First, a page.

I think USDA could have handled the border opening a little better by using a number of cattle per week with their starting date. Such as 1000 per week first week, 2000 per week second week, etc. That way any real or perceived "wall" of cattle wouldn't have affected markets much.

Also think the markets have built in pricing for the border opening as much as possible. Heard Johnny Smith say prices could drop 25% on March 7 and later heard it repeated by other auction operators. You wonder what they tell the buyers on their seats on sale day. :?

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Postby S.S.A.P. » Tue Feb 22, 2005 1:56 pm

Oldtimer- "I know there has been no push or program locally for testing anything on farm--I don't even know if they are lined up to take samples- I know I probably wouldn't if I had to pay the vet bill and the testing cost- just to have it probably come back rabies..... "


As per the USDA site: http://www.aphis.usda.gov/lpa/issues/bs ... g/faq.html

The goal of the program is to test as many cattle from the high-risk population as possible in a 12- to 18-month period. In order to reach as many high-risk cattle as possible, samples will be taken from the farm, slaughter facilities, rendering facilities, livestock auctions, veterinary clinics, and public health laboratories.

The goal of the enhanced surveillance program is to provide consumers, trading partners, and industry increased assurances about animal health, specifically whether BSE exists in the U.S. cattle population and if so, at what level.

A. USDA personnel will collect samples from high-risk cattle and send the samples to an existing network of state and Federal laboratories approved to conduct rapid-testing for BSE.
Samples will be collected from any of the following locations:

State- or federally inspected slaughter establishments
Custom-exempt slaughter establishments
Farms
Rendering facilities
Veterinary diagnostic laboratories
Animal feed slaughter facilities (pet food plants)
Public health laboratories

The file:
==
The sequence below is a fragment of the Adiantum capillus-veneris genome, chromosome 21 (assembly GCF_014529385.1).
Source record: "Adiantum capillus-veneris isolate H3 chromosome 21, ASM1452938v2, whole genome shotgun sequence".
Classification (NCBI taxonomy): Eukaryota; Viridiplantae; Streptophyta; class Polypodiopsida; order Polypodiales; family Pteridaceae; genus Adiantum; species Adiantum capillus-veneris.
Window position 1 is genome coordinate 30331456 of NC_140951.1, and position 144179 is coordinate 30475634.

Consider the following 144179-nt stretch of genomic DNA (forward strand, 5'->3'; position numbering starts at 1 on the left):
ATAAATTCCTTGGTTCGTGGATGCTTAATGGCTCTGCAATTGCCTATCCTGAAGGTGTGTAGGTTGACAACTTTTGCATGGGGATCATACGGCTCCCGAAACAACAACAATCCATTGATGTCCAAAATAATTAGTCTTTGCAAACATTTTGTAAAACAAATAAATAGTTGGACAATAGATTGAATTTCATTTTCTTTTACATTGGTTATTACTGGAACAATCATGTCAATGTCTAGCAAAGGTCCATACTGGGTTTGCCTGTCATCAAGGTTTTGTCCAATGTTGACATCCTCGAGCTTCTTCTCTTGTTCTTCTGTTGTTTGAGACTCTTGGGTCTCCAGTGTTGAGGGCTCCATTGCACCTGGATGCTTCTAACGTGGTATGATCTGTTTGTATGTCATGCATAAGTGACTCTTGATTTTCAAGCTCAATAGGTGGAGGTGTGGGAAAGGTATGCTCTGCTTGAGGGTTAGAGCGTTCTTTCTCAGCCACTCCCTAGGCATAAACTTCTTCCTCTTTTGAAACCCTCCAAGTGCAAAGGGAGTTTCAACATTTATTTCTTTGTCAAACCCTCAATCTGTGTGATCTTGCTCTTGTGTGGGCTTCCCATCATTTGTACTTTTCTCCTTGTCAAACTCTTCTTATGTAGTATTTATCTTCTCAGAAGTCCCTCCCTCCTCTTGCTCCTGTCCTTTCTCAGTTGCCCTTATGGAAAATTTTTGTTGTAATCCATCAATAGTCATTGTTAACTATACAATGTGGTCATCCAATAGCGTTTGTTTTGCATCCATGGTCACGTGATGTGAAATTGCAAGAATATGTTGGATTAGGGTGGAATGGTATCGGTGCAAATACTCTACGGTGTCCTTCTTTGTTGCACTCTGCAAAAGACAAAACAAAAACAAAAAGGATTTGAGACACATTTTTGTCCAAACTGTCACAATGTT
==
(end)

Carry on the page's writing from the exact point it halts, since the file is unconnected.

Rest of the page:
Veterinary clinics
APHIS needs cooperation from its many partners in this intensive testing program. To reach our goal, it is essential that animals identified as high-risk cattle are reported in a timely fashion so that viable samples can be collected.

To report high-risk animals, call APHIS’ toll–free number 1–866–536–7593. You will be connected to the Area Veterinarian-in-Charge and given instructions on how to proceed.

Q. What are high-risk animals?

A. Experience in Europe has shown that testing high-risk cattle is the method most likely to identify BSE if it is present. Therefore, USDA has tailored its testing program to collect the majority of samples from the following categories:

Nonambulatory cattle;
Cattle exhibiting signs of a central nervous system disorder;
Cattle exhibiting other signs that may be associated with BSE, such as emaciation or injury; and
Dead cattle.
USDA personnel will also sample all cattle condemned on ante-mortem inspection by USDA’s Food Safety and Inspection Service.


How many "rabid" cows have you had Oldtimer?
Have you contacted the 1-800 to ask if you have to pay the vet and testing?
You must have missed all the media releases about:
The U.S. Department of Agriculture’s (USDA) Animal and Plant Health Inspection Service (APHIS) has implemented an intensive national testing program for BSE.

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S.S.A.P.
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Re: Sell Calves?

Postby S.S.A.P. » Tue Feb 22, 2005 2:40 pm